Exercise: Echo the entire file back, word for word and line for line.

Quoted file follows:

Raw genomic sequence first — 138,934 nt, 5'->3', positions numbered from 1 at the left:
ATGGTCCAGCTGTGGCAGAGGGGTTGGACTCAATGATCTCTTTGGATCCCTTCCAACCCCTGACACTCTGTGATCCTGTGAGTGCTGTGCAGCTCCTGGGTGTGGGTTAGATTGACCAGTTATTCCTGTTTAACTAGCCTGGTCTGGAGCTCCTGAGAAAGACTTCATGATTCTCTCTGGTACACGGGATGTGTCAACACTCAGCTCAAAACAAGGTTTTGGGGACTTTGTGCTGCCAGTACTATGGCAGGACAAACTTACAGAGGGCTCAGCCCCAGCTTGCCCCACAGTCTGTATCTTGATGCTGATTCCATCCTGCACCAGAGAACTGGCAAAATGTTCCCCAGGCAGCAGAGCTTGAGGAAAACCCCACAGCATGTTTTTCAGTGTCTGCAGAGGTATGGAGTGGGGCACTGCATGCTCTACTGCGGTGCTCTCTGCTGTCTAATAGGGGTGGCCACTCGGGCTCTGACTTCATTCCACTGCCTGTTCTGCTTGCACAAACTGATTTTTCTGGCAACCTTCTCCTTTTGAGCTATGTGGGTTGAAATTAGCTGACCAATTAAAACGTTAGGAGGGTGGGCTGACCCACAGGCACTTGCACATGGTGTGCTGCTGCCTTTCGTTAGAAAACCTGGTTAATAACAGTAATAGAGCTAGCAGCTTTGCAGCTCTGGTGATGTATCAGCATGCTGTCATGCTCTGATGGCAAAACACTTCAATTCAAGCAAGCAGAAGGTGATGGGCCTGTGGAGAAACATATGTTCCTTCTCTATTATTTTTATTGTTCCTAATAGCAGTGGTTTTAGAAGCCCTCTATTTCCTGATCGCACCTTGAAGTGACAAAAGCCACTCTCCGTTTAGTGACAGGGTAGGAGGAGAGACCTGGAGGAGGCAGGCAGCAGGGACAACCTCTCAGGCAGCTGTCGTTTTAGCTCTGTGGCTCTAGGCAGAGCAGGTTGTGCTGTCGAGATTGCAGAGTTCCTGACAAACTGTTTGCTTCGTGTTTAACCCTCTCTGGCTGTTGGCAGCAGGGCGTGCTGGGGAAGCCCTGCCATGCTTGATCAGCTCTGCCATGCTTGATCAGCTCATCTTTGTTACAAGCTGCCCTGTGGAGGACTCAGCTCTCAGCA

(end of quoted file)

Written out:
Raw genomic sequence first — 138,934 nt, 5'->3', positions numbered from 1 at the left:
ATGGTCCAGCTGTGGCAGAGGGGTTGGACTCAATGATCTCTTTGGATCCCTTCCAACCCCTGACACTCTGTGATCCTGTGAGTGCTGTGCAGCTCCTGGGTGTGGGTTAGATTGACCAGTTATTCCTGTTTAACTAGCCTGGTCTGGAGCTCCTGAGAAAGACTTCATGATTCTCTCTGGTACACGGGATGTGTCAACACTCAGCTCAAAACAAGGTTTTGGGGACTTTGTGCTGCCAGTACTATGGCAGGACAAACTTACAGAGGGCTCAGCCCCAGCTTGCCCCACAGTCTGTATCTTGATGCTGATTCCATCCTGCACCAGAGAACTGGCAAAATGTTCCCCAGGCAGCAGAGCTTGAGGAAAACCCCACAGCATGTTTTTCAGTGTCTGCAGAGGTATGGAGTGGGGCACTGCATGCTCTACTGCGGTGCTCTCTGCTGTCTAATAGGGGTGGCCACTCGGGCTCTGACTTCATTCCACTGCCTGTTCTGCTTGCACAAACTGATTTTTCTGGCAACCTTCTCCTTTTGAGCTATGTGGGTTGAAATTAGCTGACCAATTAAAACGTTAGGAGGGTGGGCTGACCCACAGGCACTTGCACATGGTGTGCTGCTGCCTTTCGTTAGAAAACCTGGTTAATAACAGTAATAGAGCTAGCAGCTTTGCAGCTCTGGTGATGTATCAGCATGCTGTCATGCTCTGATGGCAAAACACTTCAATTCAAGCAAGCAGAAGGTGATGGGCCTGTGGAGAAACATATGTTCCTTCTCTATTATTTTTATTGTTCCTAATAGCAGTGGTTTTAGAAGCCCTCTATTTCCTGATCGCACCTTGAAGTGACAAAAGCCACTCTCCGTTTAGTGACAGGGTAGGAGGAGAGACCTGGAGGAGGCAGGCAGCAGGGACAACCTCTCAGGCAGCTGTCGTTTTAGCTCTGTGGCTCTAGGCAGAGCAGGTTGTGCTGTCGAGATTGCAGAGTTCCTGACAAACTGTTTGCTTCGTGTTTAACCCTCTCTGGCTGTTGGCAGCAGGGCGTGCTGGGGAAGCCCTGCCATGCTTGATCAGCTCTGCCATGCTTGATCAGCTCATCTTTGTTACAAGCTGCCCTGTGGAGGACTCAGCTCTCAGCA